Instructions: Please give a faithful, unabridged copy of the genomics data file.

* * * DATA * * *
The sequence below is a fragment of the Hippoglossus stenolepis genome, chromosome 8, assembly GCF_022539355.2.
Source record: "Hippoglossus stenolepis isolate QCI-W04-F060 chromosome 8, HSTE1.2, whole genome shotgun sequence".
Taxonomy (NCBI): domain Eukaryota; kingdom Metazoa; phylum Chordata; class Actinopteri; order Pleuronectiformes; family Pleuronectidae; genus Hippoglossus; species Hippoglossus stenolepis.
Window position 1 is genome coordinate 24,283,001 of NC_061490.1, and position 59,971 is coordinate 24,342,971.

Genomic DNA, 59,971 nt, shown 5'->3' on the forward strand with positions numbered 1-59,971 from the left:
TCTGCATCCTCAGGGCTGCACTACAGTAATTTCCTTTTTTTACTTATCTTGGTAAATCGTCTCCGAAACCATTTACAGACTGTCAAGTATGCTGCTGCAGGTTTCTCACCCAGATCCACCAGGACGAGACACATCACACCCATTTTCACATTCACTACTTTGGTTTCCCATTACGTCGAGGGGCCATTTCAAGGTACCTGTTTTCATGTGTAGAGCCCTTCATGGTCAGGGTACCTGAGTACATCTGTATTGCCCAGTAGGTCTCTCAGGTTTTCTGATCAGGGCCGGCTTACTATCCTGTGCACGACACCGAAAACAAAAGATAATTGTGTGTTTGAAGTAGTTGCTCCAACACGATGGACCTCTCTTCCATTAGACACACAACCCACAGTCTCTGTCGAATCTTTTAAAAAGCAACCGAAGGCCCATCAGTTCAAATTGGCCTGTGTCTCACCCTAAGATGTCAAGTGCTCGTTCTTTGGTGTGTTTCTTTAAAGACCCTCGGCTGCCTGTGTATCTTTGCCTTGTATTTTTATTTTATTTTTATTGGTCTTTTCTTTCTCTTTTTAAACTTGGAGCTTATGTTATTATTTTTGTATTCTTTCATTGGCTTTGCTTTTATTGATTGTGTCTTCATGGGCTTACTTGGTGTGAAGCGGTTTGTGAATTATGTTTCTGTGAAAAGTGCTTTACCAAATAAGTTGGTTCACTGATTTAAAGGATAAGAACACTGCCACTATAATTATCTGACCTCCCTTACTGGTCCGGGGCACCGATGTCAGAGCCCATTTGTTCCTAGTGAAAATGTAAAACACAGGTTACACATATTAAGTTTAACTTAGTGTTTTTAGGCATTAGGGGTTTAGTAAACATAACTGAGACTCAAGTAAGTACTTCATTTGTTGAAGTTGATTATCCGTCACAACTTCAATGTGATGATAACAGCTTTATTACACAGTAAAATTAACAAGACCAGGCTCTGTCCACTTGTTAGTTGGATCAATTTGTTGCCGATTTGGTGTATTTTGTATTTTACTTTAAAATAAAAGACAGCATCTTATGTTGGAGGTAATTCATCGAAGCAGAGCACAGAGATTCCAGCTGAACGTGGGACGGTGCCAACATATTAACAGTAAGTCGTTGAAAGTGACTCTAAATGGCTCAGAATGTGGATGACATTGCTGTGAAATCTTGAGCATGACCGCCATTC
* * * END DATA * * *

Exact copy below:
The sequence below is a fragment of the Hippoglossus stenolepis genome, chromosome 8, assembly GCF_022539355.2.
Source record: "Hippoglossus stenolepis isolate QCI-W04-F060 chromosome 8, HSTE1.2, whole genome shotgun sequence".
Taxonomy (NCBI): domain Eukaryota; kingdom Metazoa; phylum Chordata; class Actinopteri; order Pleuronectiformes; family Pleuronectidae; genus Hippoglossus; species Hippoglossus stenolepis.
Window position 1 is genome coordinate 24,283,001 of NC_061490.1, and position 59,971 is coordinate 24,342,971.

Genomic DNA, 59,971 nt, shown 5'->3' on the forward strand with positions numbered 1-59,971 from the left:
TCTGCATCCTCAGGGCTGCACTACAGTAATTTCCTTTTTTTACTTATCTTGGTAAATCGTCTCCGAAACCATTTACAGACTGTCAAGTATGCTGCTGCAGGTTTCTCACCCAGATCCACCAGGACGAGACACATCACACCCATTTTCACATTCACTACTTTGGTTTCCCATTACGTCGAGGGGCCATTTCAAGGTACCTGTTTTCATGTGTAGAGCCCTTCATGGTCAGGGTACCTGAGTACATCTGTATTGCCCAGTAGGTCTCTCAGGTTTTCTGATCAGGGCCGGCTTACTATCCTGTGCACGACACCGAAAACAAAAGATAATTGTGTGTTTGAAGTAGTTGCTCCAACACGATGGACCTCTCTTCCATTAGACACACAACCCACAGTCTCTGTCGAATCTTTTAAAAAGCAACCGAAGGCCCATCAGTTCAAATTGGCCTGTGTCTCACCCTAAGATGTCAAGTGCTCGTTCTTTGGTGTGTTTCTTTAAAGACCCTCGGCTGCCTGTGTATCTTTGCCTTGTATTTTTATTTTATTTTTATTGGTCTTTTCTTTCTCTTTTTAAACTTGGAGCTTATGTTATTATTTTTGTATTCTTTCATTGGCTTTGCTTTTATTGATTGTGTCTTCATGGGCTTACTTGGTGTGAAGCGGTTTGTGAATTATGTTTCTGTGAAAAGTGCTTTACCAAATAAGTTGGTTCACTGATTTAAAGGATAAGAACACTGCCACTATAATTATCTGACCTCCCTTACTGGTCCGGGGCACCGATGTCAGAGCCCATTTGTTCCTAGTGAAAATGTAAAACACAGGTTACACATATTAAGTTTAACTTAGTGTTTTTAGGCATTAGGGGTTTAGTAAACATAACTGAGACTCAAGTAAGTACTTCATTTGTTGAAGTTGATTATCCGTCACAACTTCAATGTGATGATAACAGCTTTATTACACAGTAAAATTAACAAGACCAGGCTCTGTCCACTTGTTAGTTGGATCAATTTGTTGCCGATTTGGTGTATTTTGTATTTTACTTTAAAATAAAAGACAGCATCTTATGTTGGAGGTAATTCATCGAAGCAGAGCACAGAGATTCCAGCTGAACGTGGGACGGTGCCAACATATTAACAGTAAGTCGTTGAAAGTGACTCTAAATGGCTCAGAATGTGGATGACATTGCTGTGAAATCTTGAGCATGACCGCCATTC